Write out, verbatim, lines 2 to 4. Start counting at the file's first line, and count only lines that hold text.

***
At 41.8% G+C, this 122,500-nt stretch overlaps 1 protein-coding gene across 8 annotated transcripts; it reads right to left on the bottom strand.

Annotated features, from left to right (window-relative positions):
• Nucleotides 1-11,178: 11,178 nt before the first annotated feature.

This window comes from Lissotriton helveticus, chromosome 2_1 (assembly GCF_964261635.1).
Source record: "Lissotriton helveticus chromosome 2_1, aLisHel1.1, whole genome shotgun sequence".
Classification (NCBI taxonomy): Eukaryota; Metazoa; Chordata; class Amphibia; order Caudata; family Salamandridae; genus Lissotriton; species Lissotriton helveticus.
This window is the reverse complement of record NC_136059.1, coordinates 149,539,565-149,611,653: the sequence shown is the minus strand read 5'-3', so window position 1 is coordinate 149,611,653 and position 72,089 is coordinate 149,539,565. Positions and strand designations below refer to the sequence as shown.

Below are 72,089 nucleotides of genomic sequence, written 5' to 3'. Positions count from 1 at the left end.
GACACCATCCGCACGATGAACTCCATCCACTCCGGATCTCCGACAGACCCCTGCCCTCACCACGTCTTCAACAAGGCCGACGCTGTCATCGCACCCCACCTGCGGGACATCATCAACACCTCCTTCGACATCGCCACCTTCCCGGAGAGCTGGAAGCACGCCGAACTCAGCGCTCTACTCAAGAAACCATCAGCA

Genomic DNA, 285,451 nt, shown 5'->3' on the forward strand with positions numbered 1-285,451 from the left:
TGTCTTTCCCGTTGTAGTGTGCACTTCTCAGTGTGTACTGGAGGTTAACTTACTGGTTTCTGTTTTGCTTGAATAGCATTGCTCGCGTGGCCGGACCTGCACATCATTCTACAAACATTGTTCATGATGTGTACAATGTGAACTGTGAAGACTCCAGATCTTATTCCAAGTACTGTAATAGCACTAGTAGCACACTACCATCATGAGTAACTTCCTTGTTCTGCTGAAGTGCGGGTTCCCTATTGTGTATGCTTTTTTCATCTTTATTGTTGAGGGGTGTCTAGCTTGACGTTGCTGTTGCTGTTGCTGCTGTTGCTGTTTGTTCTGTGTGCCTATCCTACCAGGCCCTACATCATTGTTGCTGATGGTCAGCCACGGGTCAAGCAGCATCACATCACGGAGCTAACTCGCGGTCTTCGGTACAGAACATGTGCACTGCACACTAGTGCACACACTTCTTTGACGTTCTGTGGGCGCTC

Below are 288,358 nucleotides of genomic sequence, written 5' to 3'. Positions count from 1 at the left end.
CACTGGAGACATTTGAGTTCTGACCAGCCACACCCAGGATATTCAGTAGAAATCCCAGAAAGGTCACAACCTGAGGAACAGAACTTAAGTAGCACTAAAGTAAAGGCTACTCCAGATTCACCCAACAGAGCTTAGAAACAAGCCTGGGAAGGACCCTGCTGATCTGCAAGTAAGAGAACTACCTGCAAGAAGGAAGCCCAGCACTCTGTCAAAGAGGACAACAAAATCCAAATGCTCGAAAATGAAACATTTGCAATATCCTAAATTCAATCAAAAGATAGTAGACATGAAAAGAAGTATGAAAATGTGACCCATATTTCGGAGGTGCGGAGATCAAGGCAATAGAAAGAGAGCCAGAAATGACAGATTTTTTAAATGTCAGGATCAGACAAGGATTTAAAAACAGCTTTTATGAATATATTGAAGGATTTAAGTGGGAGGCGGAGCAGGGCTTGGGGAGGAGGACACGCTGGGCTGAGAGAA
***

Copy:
Annotated features, from left to right (window-relative positions):
• Nucleotides 1-11,178: 11,178 nt before the first annotated feature.

This window comes from Lissotriton helveticus, chromosome 2_1 (assembly GCF_964261635.1).